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Re: Towards De-icing ice-9 modules.

From: Taylan Ulrich Bayırlı/Kammer
Subject: Re: Towards De-icing ice-9 modules.
Date: Sat, 13 Feb 2016 09:51:28 +0100
User-agent: Gnus/5.13 (Gnus v5.13) Emacs/24.5 (gnu/linux)

Panicz Maciej Godek <address@hidden> writes:

> 2016-02-12 21:41 GMT+01:00 Chad Albers <address@hidden>:
>     Hi,
>     In my attempt to assist the guile project, I thought I would share
>     a document on a plan to migrate some of the ice-9 modules into a
>     more intuitive, yet to be decided, namespace. Before I proposed a
>     technological plan, I have begun really an audit of what ice-9
>     modules are available (and undocumented), and other modules that
>     guile ships with. (there are some secrets down there).
> Hi,
> maybe I'm on a bit conservative side, but as far as I can tell, there
> is a recurring suggestion is to rename modules called (ice-9 xxx) as
> (guile xxx).
> While I do agree that the "ice-9" name isn't particularly intuitive,
> it does provide a metaphor that grasps the idea that inspired Guile.
> Beside this little difference -- that "ice-9" might be slightly
> unobvious to newcommers -- I see no cognitive advantage in that
> renaming, while there is a huge disadvantage of breaking backwards
> compatibility of many programs that use Guile.
> If the modification was to be meaningful, we should group modules into
> logical categories -- for example, rename (ice-9 and-let-star) to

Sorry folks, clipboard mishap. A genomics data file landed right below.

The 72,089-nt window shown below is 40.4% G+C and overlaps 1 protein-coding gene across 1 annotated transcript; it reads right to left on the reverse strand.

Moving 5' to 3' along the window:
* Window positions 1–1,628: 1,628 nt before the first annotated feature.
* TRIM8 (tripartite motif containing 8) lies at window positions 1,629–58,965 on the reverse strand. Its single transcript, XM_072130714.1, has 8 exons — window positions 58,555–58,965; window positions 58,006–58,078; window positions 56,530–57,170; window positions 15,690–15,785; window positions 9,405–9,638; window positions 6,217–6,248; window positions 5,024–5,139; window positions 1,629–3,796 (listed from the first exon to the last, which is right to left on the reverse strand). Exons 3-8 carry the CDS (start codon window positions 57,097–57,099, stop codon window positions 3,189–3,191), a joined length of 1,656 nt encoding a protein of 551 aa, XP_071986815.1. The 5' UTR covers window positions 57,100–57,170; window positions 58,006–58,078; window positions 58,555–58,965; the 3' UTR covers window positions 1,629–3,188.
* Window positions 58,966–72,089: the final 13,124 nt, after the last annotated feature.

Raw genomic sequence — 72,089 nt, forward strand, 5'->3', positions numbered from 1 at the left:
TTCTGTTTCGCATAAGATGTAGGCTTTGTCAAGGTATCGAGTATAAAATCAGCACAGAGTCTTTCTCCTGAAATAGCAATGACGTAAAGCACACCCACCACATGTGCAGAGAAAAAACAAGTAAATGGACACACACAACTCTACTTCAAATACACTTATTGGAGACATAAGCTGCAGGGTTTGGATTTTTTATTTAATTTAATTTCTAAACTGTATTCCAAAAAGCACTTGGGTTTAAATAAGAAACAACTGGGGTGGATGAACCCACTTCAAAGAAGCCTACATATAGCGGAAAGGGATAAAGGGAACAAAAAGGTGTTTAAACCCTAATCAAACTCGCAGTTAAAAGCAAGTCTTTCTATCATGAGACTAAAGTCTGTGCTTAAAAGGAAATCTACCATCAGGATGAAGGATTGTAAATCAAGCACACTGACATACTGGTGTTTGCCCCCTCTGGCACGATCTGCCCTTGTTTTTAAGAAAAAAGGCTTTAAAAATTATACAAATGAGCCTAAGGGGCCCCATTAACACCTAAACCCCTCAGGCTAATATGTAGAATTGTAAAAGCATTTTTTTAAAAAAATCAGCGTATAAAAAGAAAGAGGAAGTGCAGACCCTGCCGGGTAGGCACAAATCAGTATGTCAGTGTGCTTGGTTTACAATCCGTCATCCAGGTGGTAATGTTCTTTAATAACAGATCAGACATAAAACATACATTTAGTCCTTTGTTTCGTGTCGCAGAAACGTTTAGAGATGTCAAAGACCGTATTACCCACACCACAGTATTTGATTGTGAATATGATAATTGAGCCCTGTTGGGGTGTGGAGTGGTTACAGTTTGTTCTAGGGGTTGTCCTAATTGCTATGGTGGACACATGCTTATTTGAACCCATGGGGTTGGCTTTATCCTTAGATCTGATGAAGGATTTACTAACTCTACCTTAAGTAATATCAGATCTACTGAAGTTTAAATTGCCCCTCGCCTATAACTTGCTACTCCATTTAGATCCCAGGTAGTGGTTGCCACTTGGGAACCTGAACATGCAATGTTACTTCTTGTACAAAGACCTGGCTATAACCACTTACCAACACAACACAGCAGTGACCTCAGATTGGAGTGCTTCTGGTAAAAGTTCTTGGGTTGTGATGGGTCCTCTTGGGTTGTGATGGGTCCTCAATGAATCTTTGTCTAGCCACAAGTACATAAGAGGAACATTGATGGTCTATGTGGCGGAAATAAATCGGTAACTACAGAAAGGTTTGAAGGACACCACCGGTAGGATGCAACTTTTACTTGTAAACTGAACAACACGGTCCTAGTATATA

> (syntax and-let*), (ice-9 threads) to (control threads) and (ice-9
> readline) to (utils readline), for instance.

I like the idea but if we do this we might want to add 'guile' in front
of each (like (guile syntax and-let*), (guile control threads), etc.)
since we share a namespace with RnRS libraries.

> What I think would be a cooler idea is to provide a mechanism for
> automatically fetching the required modules (in their required
> versions) from specified git repositories, so that once a program is
> written, one wouldn't have to worry about its dependecies.
> It would also be nice to have a tool that would be able to trace the
> modifications in the source code to see whether it contains any
> changes that could break the existing functionality compared to some
> earler version.
> (this would probably be difficult to do in general, but perhaps there
> are some common use cases that could be easily covered)
> Best regards,
> Panicz


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